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Decoding social media and teen suicide

Just a few weeks ago I learned with great sadness that a middle school and high school student in Littleton took their lives within two days of each other, and almost a week later a 15-year-old girl in Thornton did the same. These kinds of heart-wrenching deaths move us to search for answers, and ultimately cause us to turn to Christ, who knows the depths and trials of our hearts.

Suicide by teens in Colorado is tragically on the rise. In 2014 there were 50 students who took their own life, but in 2015 the toll rose to 72 and remained elevated with 68 in 2016. The question that continues to churn in the minds of anguished friends, teachers and family members is: Why?

There are several theories about the reasons why we are seeing this troubling spike in teen suicide, and I will leave the interpretation of those factors to psychiatrists and psychologists. But as the spiritual shepherd of the Archdiocese of Denver, I would be remiss if I didn’t address this growing problem in some way.

One theme that I see running through the stories of teens who struggle with suicidal thoughts is the pervasive influence of social media on their identity and sense of self-worth. The teenage years have always been a time of uncertainty, as physiological and emotional development takes place.

But in 2017 many teens live in a world that is heavily influenced by the digital realm. The latest statistics show that between 76 and 78 percent of teens use the two most popular social media apps, Snapchat and Instagram, on at least a daily basis.

The pressures being placed on young people through social media are not helping slow the suicide epidemic, in fact, they seem to be fueling it.

Bullying has always existed, and it always attacks the basic dignity of another human being through demeaning the person. But when we crossed the threshold in 2012 of more than 50 percent of Americans owning a smartphone, bullies gained access to their peers on a scale never seen before. Not only did fallen human nature obtain a virtual megaphone it could use 24/7, but the anonymity offered by some apps removed the accountability provided by platforms that require users to identify themselves.

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The introduction of these apps has also led to a new phenomenon in which about six percent of teens resort to “digital self-harm” by posting anonymous hateful messages about themselves for their friends to see. This allows them to get attention from their friends while also airing their internal feelings.

Tragedies have a way of crystalizing the truth and giving perspective. In the wake of the two deaths in Littleton, a group of students has organized to promote an initiative called Offline October, which asks students to delete their social media apps for the month. “We believe,” the students state, “that social media plays a negative role in teenagers lives and is a factor [in] depression and suicide. By removing social media for one month, morale and confidence will be boosted.” So far, they have gotten over 1,600 students to take the pledge from 26 states.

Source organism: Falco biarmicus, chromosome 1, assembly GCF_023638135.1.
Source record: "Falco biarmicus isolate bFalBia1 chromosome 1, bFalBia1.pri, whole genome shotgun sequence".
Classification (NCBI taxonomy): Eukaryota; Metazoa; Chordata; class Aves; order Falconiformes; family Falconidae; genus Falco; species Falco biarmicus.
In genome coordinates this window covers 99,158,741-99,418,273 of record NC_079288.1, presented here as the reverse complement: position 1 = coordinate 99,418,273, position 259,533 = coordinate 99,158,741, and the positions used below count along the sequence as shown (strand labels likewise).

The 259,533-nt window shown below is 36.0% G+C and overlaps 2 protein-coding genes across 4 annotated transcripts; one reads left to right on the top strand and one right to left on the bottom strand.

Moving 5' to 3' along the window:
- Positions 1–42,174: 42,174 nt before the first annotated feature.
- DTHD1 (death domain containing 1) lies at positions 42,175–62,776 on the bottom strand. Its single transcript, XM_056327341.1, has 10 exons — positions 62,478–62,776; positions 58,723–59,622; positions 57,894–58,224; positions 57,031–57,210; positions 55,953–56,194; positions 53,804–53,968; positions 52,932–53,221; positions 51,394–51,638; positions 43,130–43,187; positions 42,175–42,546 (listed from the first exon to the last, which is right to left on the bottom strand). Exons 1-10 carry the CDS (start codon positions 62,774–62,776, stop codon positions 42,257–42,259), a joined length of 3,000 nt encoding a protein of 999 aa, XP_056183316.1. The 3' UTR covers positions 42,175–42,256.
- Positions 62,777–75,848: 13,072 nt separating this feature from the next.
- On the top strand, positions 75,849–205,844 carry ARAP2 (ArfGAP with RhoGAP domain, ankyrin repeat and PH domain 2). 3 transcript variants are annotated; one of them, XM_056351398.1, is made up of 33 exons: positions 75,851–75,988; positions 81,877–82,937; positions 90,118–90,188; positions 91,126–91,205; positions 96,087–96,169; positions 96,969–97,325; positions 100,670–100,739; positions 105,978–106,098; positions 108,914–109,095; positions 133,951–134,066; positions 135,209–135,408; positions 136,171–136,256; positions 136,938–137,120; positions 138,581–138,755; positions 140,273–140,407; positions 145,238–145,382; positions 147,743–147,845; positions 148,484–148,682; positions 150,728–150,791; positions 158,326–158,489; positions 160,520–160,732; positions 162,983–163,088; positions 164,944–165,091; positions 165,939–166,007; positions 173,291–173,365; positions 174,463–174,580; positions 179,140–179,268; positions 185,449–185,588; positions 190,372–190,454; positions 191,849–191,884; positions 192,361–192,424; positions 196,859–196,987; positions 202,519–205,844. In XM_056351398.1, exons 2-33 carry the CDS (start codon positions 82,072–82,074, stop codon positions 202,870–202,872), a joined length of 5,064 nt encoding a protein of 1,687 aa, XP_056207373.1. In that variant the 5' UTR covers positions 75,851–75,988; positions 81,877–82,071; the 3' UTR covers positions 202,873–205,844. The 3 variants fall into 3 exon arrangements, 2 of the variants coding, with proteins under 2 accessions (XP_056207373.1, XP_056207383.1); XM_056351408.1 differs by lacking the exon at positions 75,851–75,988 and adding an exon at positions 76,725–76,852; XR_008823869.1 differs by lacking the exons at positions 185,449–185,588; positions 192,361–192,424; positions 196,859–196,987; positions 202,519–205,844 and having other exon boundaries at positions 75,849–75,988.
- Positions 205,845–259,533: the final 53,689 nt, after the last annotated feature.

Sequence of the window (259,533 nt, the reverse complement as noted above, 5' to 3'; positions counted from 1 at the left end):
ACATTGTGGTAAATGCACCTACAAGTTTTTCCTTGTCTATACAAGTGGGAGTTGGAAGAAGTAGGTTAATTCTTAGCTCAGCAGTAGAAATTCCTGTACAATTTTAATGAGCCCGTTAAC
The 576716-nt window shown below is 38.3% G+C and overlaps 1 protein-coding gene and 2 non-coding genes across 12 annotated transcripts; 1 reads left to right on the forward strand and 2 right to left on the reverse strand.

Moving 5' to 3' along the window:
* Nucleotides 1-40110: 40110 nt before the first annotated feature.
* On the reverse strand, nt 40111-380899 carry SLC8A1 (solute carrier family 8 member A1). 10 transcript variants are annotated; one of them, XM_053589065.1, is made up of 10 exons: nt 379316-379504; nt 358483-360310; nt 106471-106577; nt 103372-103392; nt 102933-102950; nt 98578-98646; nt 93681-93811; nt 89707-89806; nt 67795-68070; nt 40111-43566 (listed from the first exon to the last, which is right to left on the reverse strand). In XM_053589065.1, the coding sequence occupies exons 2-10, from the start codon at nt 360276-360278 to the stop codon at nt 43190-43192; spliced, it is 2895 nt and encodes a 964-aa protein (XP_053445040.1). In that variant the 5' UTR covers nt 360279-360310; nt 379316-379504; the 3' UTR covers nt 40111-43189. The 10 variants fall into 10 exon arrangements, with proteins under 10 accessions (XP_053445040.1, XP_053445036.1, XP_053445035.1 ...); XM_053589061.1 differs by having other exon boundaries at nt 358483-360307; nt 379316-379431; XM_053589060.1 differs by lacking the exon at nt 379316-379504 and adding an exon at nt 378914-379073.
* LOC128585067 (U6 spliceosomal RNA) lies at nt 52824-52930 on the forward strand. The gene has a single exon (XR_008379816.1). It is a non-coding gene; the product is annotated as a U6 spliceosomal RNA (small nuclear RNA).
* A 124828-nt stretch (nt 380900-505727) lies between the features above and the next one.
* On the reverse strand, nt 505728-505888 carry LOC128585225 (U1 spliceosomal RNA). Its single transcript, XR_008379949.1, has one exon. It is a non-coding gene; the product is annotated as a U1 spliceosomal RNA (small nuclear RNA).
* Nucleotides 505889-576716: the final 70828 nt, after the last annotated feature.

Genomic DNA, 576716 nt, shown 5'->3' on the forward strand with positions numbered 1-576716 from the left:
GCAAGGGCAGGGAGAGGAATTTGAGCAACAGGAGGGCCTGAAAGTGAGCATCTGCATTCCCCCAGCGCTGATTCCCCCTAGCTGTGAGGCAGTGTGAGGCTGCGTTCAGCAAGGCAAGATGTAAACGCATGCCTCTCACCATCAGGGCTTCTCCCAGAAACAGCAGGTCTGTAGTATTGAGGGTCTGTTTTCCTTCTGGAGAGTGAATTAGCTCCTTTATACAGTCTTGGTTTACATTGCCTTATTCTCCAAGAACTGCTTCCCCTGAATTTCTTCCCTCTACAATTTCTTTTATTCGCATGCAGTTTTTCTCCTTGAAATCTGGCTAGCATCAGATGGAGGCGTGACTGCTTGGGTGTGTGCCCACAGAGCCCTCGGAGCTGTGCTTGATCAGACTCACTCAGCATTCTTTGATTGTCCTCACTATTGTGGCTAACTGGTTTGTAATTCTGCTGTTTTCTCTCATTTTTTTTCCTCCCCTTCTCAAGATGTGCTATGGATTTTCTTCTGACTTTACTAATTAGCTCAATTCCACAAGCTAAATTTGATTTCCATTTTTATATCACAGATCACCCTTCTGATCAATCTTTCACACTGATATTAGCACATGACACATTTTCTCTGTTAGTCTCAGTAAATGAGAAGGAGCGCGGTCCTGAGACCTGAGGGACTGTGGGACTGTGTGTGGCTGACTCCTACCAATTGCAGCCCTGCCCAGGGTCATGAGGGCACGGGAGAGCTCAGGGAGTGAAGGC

In his 2014 message for World Communications Day, Pope Francis calls attention to the lack of charity that lies at the root of social media misuse. He writes: “It is not enough to be passersby on the digital highways, simply ‘connected;’ connections need to grow into true encounters. We cannot live apart, closed in on ourselves. We need to love and to be loved. We need tenderness.”

The danger the Holy Father is highlighting is that we become convinced that our identity is found in how our peers and even strangers speak about us online. When a person’s relationships are so dependent upon online interactions and social standing in an anonymous environment, then one becomes an easy target for manipulation and lies.

As Catholics, we need to be people who bring our experience of encountering Jesus’ love in prayer, the sacraments, and authentic community with others to those who are awash in the digital realm.

The most important thing that we can do for those who are consumed with their online existence is to persistently, lovingly show them that they are a son or daughter of God the Father, and that this is what matters most. Status updates, likes, Snapchat streaks and Instagram posts will always disappear, but the eternal identity of each person and the love and tenderness that the Father shows them through you will not fade away.

I urge all people of the archdiocese to join me in praying for those who are despairing and are searching for their true identity. May the words of Jesus to the disciples about knowing and experiencing the truth become their reality. “But blessed are your eyes, because they see, and your ears, because they hear” (Mt. 13:16).

Archbishop Samuel J. Aquila
Archbishop Samuel J. Aquila
The Most Rev. Samuel J. Aquila is the eighth bishop of Denver and its fifth archbishop. His episcopal motto is, "Do whatever he tells you" (Jn 2:5).

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